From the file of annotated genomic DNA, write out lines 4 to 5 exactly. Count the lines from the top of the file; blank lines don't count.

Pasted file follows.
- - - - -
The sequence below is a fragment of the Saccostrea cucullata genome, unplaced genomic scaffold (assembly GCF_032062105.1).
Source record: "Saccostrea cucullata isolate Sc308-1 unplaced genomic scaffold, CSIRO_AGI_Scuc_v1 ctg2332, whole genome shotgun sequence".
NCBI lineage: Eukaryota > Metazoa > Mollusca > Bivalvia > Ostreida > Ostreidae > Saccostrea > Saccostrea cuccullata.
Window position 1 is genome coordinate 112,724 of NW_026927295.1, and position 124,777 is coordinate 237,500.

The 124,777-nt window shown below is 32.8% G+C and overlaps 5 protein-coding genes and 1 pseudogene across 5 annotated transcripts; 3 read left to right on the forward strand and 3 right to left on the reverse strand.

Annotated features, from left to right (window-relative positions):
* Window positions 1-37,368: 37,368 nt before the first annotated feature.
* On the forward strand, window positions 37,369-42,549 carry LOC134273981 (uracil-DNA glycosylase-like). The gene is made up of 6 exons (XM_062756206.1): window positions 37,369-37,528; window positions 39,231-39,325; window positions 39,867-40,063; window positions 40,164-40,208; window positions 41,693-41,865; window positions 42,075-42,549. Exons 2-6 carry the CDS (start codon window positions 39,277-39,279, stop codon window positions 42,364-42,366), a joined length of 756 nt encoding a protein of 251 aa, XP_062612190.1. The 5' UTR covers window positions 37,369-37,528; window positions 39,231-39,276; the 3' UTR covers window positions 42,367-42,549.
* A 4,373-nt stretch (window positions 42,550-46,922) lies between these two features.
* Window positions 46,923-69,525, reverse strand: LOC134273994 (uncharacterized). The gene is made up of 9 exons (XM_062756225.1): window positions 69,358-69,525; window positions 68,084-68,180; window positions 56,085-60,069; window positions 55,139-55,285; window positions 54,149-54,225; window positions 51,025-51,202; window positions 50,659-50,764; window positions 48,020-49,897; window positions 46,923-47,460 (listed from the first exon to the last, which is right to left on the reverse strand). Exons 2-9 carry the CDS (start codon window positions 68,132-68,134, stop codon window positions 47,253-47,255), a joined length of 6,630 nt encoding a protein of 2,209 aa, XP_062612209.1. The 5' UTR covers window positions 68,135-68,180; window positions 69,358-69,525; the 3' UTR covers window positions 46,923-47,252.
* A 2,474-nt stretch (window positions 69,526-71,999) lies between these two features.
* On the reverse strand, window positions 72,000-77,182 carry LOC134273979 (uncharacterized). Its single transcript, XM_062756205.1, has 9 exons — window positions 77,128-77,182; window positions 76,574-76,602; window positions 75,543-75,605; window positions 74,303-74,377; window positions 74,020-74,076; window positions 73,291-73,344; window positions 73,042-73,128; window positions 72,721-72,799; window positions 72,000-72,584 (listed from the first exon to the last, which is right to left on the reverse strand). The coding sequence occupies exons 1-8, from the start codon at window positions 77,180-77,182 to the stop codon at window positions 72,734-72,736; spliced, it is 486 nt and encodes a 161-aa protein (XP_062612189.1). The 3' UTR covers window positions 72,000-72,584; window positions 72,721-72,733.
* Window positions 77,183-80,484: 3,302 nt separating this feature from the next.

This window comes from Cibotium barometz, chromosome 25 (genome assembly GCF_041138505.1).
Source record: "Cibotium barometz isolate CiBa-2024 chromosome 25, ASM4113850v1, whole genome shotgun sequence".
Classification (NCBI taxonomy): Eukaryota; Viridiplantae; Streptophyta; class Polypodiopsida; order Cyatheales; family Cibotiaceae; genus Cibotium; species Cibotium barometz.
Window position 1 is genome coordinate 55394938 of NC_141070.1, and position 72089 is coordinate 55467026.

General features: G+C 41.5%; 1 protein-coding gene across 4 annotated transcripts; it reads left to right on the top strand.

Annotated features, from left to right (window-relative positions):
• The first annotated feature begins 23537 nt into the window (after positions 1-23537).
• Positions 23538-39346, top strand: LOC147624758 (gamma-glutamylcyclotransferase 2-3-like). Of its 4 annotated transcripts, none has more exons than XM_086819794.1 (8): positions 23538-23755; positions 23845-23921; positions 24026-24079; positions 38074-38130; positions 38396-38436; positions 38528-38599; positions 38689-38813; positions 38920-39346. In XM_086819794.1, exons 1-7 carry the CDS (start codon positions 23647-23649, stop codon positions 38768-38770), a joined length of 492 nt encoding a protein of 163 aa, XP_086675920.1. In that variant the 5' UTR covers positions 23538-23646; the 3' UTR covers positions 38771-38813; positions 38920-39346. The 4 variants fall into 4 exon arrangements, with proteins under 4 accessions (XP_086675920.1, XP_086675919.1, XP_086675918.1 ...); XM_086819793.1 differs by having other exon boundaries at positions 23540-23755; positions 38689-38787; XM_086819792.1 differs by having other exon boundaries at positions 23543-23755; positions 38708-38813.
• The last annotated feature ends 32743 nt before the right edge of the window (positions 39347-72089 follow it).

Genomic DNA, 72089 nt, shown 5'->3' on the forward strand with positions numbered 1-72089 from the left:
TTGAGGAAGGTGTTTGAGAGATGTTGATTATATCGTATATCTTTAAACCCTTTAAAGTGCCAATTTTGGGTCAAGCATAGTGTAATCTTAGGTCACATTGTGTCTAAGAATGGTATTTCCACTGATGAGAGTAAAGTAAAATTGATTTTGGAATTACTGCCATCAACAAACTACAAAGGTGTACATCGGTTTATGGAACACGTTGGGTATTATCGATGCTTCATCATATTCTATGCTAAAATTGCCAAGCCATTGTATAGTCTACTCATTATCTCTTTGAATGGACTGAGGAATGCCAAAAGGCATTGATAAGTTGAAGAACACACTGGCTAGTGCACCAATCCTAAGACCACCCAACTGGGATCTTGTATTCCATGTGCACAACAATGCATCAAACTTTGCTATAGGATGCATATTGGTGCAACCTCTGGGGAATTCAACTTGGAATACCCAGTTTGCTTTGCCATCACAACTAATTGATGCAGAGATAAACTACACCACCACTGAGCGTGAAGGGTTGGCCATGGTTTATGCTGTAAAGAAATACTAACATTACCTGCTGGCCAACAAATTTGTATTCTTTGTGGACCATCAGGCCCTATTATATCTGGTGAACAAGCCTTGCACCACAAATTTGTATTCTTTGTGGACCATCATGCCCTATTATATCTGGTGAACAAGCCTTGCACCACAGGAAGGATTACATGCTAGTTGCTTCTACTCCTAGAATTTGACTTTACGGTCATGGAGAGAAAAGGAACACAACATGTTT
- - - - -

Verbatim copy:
Window position 1 is genome coordinate 112,724 of NW_026927295.1, and position 124,777 is coordinate 237,500.

The 124,777-nt window shown below is 32.8% G+C and overlaps 5 protein-coding genes and 1 pseudogene across 5 annotated transcripts; 3 read left to right on the forward strand and 3 right to left on the reverse strand.